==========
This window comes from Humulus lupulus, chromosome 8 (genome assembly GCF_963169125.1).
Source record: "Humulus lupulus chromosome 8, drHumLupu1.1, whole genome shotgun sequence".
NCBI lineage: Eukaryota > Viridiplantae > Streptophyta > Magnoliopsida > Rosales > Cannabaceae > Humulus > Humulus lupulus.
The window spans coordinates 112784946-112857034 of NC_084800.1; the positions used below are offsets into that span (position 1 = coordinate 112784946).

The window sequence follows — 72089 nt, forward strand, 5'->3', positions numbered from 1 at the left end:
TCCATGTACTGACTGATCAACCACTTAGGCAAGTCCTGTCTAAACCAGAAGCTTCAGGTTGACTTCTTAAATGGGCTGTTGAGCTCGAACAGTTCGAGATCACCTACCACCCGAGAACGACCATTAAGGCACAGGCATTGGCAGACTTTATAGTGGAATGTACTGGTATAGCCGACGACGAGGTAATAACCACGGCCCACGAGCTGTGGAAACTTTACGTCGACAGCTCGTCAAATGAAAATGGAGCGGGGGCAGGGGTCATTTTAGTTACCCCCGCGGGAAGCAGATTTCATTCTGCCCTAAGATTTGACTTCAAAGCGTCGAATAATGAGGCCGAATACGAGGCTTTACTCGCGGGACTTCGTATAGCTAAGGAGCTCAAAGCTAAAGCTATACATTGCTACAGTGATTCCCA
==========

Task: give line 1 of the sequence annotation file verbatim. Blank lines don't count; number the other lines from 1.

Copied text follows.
This window comes from Humulus lupulus, chromosome 8 (genome assembly GCF_963169125.1).